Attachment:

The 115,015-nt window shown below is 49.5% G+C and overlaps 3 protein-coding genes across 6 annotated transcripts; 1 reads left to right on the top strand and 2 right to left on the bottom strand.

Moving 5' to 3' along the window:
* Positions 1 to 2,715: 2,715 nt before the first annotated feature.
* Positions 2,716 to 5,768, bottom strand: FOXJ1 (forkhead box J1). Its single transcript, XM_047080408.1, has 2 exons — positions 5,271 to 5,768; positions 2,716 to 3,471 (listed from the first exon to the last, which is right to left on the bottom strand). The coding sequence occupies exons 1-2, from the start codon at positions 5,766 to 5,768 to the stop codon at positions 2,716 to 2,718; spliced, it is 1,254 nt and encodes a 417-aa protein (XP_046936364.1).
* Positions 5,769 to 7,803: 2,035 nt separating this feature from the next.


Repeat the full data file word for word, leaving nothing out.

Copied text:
The 115,015-nt window shown below is 49.5% G+C and overlaps 3 protein-coding genes across 6 annotated transcripts; 1 reads left to right on the top strand and 2 right to left on the bottom strand.

Moving 5' to 3' along the window:
* Positions 1 to 2,715: 2,715 nt before the first annotated feature.
* Positions 2,716 to 5,768, bottom strand: FOXJ1 (forkhead box J1). Its single transcript, XM_047080408.1, has 2 exons — positions 5,271 to 5,768; positions 2,716 to 3,471 (listed from the first exon to the last, which is right to left on the bottom strand). The coding sequence occupies exons 1-2, from the start codon at positions 5,766 to 5,768 to the stop codon at positions 2,716 to 2,718; spliced, it is 1,254 nt and encodes a 417-aa protein (XP_046936364.1).
* Positions 5,769 to 7,803: 2,035 nt separating this feature from the next.